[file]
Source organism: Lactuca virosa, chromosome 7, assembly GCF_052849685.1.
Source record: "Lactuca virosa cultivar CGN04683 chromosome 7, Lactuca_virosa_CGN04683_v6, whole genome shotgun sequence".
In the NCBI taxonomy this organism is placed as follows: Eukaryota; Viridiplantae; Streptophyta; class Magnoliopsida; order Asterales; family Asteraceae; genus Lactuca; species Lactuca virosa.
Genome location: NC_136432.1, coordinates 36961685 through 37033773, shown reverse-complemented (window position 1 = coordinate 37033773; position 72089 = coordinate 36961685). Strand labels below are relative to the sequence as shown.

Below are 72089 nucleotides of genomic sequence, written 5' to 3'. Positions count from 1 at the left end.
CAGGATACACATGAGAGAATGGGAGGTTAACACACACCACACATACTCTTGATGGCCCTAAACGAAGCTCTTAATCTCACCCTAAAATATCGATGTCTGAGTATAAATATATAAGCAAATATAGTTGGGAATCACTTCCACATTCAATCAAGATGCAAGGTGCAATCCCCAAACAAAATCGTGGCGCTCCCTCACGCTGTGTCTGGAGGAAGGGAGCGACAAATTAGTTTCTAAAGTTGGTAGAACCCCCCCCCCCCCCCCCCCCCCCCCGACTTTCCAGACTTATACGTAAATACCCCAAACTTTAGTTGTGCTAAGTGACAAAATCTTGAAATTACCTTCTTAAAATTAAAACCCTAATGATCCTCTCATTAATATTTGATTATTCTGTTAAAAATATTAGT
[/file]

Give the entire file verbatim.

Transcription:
Source organism: Lactuca virosa, chromosome 7, assembly GCF_052849685.1.
Source record: "Lactuca virosa cultivar CGN04683 chromosome 7, Lactuca_virosa_CGN04683_v6, whole genome shotgun sequence".
In the NCBI taxonomy this organism is placed as follows: Eukaryota; Viridiplantae; Streptophyta; class Magnoliopsida; order Asterales; family Asteraceae; genus Lactuca; species Lactuca virosa.
Genome location: NC_136432.1, coordinates 36961685 through 37033773, shown reverse-complemented (window position 1 = coordinate 37033773; position 72089 = coordinate 36961685). Strand labels below are relative to the sequence as shown.

Below are 72089 nucleotides of genomic sequence, written 5' to 3'. Positions count from 1 at the left end.
CAGGATACACATGAGAGAATGGGAGGTTAACACACACCACACATACTCTTGATGGCCCTAAACGAAGCTCTTAATCTCACCCTAAAATATCGATGTCTGAGTATAAATATATAAGCAAATATAGTTGGGAATCACTTCCACATTCAATCAAGATGCAAGGTGCAATCCCCAAACAAAATCGTGGCGCTCCCTCACGCTGTGTCTGGAGGAAGGGAGCGACAAATTAGTTTCTAAAGTTGGTAGAACCCCCCCCCCCCCCCCCCCCCCCCCGACTTTCCAGACTTATACGTAAATACCCCAAACTTTAGTTGTGCTAAGTGACAAAATCTTGAAATTACCTTCTTAAAATTAAAACCCTAATGATCCTCTCATTAATATTTGATTATTCTGTTAAAAATATTAGT